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From Space Travel to Augmented Reality, Crystal Bridges Looks for New Ways to Innovate

Crystal Bridges Museum of American Art launched an artwork into space via a weather balloon at a public Art in Space event on Sunday, January 20 as a celebration of art, space, and the upcoming exhibition Men of Steel, Women of Wonder.

“Sending art into space may seem a bit unusual, but in the context of our mission to provide access, education, and community engagement, it totally fits,” said Shane Richey, creative director of experimentation and development at Crystal Bridges. “While we show hundreds of artworks in our galleries and on our grounds, this was the first time Crystal Bridges has sent an artwork away from the earth, and we were excited to share the experience and learnings with the community, both on-site and through various new media platforms.”

The inspiration to launch an artwork in to space came from the museum’s upcoming temporary exhibition, Men of Steel, Women of Wonder, which examines art-world responses to Superman and Wonder Woman. The exhibition was developed at Crystal Bridges by Assistant Curator Alejo Benedetti and features over 70 paintings, photographs, installations, videos, and more by over 50 artists. Men of Steel, Women of Wonder will open to the public on February 9. Tickets are available here, $12 or free for members and youth ages 18 and younger.

“As we all know, Superman is from another planet, but crash-landed on Earth,” said Benedetti. “This seemed like a particularly fun opportunity to capture that concept, highlight an artist’s work, and do something new and exciting all at the same time. Artist Robert Pruitt’s work features futuristic themes, and I immediately thought of him for this project.”

Pruitt’s sculpture (Untitled male figure, 2019) was created specifically for this event. The artwork weighed under 3 lb. with a dimension of 24 1/4” x 12” x 5 1/2”. Two of Pruitt’s other artworks will also be featured in Men of Steel, Women of Wonder: Heliocentrist (2013, conte, gold leaf, coffee) and SUP (2018, conte charcoal on coffee stained paper).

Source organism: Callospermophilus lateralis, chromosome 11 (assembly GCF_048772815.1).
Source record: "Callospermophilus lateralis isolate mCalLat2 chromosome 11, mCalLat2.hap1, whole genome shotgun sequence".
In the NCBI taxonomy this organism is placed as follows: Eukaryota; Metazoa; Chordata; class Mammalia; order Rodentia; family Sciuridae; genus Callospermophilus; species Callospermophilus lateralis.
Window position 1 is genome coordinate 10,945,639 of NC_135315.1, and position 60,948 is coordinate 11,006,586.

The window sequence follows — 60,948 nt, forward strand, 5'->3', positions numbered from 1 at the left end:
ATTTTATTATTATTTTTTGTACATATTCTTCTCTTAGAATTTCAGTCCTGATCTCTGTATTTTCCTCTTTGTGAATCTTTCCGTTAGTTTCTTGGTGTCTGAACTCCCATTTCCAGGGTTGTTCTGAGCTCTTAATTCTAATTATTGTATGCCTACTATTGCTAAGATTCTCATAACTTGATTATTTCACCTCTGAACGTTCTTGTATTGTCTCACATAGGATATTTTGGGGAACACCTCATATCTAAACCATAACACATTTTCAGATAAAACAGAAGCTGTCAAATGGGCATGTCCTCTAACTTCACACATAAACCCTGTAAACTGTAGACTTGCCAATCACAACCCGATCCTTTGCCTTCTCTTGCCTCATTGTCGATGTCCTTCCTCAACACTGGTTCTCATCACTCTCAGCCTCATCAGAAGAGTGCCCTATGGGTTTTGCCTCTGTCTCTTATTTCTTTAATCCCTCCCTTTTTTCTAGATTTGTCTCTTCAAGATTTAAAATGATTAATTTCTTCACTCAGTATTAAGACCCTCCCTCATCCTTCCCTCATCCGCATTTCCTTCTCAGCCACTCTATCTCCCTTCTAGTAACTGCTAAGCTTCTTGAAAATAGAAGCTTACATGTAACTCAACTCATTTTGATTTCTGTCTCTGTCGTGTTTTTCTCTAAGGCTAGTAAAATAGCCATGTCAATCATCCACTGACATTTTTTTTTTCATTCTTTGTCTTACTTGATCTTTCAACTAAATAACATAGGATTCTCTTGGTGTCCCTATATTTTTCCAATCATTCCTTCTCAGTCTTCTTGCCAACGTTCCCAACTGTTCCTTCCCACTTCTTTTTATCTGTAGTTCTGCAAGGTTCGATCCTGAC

“The sculpture is a male Dogon figure that I have altered slightly, adding a covering of aluminum foil, an antennae, and a suitcase containing a secret package to be delivered to space,” said Pruitt. “The Dogon are a people and culture from Mali who have a long relationship with stargazing.”

Pruitt works in a variety of materials but his practice is largely centered on rendering portraits of the human body, specifically the black body. He projects a juxtaposing series of experiences and material references onto these bodies, denoting a diverse and radical black past, present, and future.

“One of the reoccurring elements in this universe is the idea of space travel as a mode of escape, and as an exploration of the unknown,” said Pruitt. “This project is, for me, an exciting opportunity to reflect these ideas in a much more literal sense.”

At the event, Pruitt, along with Houston-based artist Maurice Duhon Jr. conducted a performance art piece to commemorate the launch. A music composition, composed by JAWWAAD Taylor, accompanied the launch as the balloon lifted off. Visitors enjoyed hot cocoa and activities with Crystal Bridges and the Amazeum as they awaited the launch.

Dr. Ross Carroll, an associate professor of physics at Arkansas State University, has been accompanying the project as an advisor. Carroll has launched high altitude balloons with the Arkansas BalloonSAT group since 2016.

The 12-foot balloon was attached to a custom built protective frame built by Amazeum Making and Tinkering Manager Joel Gordon and equipped with an MP3 unit, 2 GoPro cameras, and a GPS tracker, all attached to a protective rigid foam frame that protected the sculpture and electronics during the journey.